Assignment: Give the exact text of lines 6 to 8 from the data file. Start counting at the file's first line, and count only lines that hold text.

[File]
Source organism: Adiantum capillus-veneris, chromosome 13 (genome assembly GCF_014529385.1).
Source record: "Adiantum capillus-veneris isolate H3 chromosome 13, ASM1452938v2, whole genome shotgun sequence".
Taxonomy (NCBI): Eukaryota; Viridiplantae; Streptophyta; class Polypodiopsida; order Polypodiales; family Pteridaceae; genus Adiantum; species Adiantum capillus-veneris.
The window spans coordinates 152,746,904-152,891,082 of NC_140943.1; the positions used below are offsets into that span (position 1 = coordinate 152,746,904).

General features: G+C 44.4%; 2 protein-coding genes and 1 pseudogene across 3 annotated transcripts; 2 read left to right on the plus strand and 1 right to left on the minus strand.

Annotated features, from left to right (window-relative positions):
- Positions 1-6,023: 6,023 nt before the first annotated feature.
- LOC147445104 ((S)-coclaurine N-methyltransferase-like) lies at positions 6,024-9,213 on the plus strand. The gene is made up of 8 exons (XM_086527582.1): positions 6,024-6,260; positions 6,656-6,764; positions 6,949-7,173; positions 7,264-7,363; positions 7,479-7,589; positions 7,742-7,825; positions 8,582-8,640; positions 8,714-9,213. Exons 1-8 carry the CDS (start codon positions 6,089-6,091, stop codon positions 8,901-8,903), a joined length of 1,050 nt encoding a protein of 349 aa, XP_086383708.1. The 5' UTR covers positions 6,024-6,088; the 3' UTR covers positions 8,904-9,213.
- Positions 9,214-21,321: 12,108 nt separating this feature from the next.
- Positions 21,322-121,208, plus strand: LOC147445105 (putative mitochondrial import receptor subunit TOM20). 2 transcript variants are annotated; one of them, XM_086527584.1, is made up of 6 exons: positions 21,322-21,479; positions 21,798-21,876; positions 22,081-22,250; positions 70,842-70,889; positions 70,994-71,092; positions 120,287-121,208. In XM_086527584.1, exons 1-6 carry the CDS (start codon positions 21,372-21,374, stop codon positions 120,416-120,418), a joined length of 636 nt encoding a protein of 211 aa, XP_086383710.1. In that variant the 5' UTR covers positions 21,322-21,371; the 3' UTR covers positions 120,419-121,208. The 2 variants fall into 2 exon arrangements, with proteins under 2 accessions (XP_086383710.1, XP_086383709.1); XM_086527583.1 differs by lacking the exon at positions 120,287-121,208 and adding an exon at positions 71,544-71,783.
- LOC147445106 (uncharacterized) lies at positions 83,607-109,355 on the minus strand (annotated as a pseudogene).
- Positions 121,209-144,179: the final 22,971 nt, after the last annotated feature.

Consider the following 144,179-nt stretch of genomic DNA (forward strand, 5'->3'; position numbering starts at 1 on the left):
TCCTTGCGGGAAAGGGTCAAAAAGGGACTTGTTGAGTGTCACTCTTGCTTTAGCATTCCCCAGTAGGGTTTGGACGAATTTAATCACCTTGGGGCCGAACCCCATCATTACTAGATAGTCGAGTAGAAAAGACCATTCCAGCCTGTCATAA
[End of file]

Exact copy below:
Annotated features, from left to right (window-relative positions):
- Positions 1-6,023: 6,023 nt before the first annotated feature.
- LOC147445104 ((S)-coclaurine N-methyltransferase-like) lies at positions 6,024-9,213 on the plus strand. The gene is made up of 8 exons (XM_086527582.1): positions 6,024-6,260; positions 6,656-6,764; positions 6,949-7,173; positions 7,264-7,363; positions 7,479-7,589; positions 7,742-7,825; positions 8,582-8,640; positions 8,714-9,213. Exons 1-8 carry the CDS (start codon positions 6,089-6,091, stop codon positions 8,901-8,903), a joined length of 1,050 nt encoding a protein of 349 aa, XP_086383708.1. The 5' UTR covers positions 6,024-6,088; the 3' UTR covers positions 8,904-9,213.